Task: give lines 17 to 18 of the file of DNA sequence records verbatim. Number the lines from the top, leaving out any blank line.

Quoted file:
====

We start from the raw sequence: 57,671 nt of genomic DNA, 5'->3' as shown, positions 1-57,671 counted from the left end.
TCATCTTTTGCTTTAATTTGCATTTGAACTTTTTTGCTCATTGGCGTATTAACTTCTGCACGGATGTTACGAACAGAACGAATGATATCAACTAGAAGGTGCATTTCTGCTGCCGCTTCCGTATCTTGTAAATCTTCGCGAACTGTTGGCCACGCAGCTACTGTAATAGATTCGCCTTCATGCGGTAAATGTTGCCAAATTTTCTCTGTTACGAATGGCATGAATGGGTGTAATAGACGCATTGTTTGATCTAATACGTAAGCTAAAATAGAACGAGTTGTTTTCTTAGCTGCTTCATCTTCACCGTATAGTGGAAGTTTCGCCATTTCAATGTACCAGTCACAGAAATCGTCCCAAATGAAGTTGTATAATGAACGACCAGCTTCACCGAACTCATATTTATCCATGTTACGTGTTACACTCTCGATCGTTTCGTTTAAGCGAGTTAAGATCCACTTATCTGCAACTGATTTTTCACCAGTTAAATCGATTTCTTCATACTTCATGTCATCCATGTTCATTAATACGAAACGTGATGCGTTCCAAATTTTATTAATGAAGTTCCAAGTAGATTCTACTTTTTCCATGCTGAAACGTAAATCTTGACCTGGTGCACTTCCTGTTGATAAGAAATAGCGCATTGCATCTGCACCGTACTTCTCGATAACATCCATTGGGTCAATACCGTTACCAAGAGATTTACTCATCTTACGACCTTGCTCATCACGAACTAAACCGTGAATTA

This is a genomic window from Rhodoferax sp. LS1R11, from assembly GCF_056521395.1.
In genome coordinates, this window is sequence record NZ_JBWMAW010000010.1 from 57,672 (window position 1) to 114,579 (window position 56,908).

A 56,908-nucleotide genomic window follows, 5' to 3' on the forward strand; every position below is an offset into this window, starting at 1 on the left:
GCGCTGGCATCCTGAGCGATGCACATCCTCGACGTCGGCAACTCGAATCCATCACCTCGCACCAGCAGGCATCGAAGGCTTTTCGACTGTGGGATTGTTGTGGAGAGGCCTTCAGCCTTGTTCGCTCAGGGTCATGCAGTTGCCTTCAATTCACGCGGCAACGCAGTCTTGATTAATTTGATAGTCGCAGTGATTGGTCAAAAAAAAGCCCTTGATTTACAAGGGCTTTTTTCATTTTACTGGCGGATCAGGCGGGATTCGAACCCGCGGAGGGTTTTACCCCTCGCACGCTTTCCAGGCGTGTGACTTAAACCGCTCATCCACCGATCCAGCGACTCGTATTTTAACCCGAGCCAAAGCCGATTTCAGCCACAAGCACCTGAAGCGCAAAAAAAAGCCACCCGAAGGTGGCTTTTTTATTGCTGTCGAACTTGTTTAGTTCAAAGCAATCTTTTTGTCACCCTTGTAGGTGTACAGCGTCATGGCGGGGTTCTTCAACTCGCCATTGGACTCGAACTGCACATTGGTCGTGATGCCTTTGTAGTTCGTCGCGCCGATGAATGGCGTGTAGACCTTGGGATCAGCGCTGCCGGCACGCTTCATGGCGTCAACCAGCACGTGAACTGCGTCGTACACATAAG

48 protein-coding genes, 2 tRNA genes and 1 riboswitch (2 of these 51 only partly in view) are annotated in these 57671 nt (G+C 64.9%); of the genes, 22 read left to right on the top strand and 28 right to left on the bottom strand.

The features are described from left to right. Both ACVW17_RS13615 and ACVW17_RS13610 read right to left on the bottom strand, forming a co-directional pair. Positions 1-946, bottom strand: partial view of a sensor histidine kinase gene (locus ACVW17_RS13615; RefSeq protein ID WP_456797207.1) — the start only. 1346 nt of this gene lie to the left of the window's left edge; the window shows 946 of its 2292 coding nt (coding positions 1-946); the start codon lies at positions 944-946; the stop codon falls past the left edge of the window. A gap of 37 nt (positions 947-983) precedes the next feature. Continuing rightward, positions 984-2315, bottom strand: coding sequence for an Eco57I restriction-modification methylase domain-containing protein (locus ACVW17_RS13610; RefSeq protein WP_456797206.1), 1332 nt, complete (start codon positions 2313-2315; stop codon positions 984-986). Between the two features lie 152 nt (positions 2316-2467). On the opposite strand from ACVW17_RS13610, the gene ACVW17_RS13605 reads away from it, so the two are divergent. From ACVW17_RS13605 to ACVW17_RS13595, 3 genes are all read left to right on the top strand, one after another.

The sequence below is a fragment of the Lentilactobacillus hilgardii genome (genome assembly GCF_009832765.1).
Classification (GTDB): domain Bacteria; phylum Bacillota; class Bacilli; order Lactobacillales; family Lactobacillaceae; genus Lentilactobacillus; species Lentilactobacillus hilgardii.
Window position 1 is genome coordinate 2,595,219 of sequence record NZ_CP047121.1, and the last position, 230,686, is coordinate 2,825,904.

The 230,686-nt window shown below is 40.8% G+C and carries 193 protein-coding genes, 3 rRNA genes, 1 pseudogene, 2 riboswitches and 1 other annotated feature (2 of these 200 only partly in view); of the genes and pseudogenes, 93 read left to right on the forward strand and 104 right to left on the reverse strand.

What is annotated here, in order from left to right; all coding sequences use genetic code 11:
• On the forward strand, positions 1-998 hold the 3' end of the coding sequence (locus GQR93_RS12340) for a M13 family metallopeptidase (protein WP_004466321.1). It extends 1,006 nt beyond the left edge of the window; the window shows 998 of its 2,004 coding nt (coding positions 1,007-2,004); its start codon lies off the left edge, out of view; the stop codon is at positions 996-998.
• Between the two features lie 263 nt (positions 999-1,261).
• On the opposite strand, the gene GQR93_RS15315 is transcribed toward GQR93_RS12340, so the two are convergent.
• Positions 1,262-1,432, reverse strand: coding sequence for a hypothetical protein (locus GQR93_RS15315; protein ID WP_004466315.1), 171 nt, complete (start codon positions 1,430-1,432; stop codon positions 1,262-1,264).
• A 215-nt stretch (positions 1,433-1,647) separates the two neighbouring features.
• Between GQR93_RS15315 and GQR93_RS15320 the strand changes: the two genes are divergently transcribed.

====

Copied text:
• Positions 1,262-1,432, reverse strand: coding sequence for a hypothetical protein (locus GQR93_RS15315; protein ID WP_004466315.1), 171 nt, complete (start codon positions 1,430-1,432; stop codon positions 1,262-1,264).
• A 215-nt stretch (positions 1,433-1,647) separates the two neighbouring features.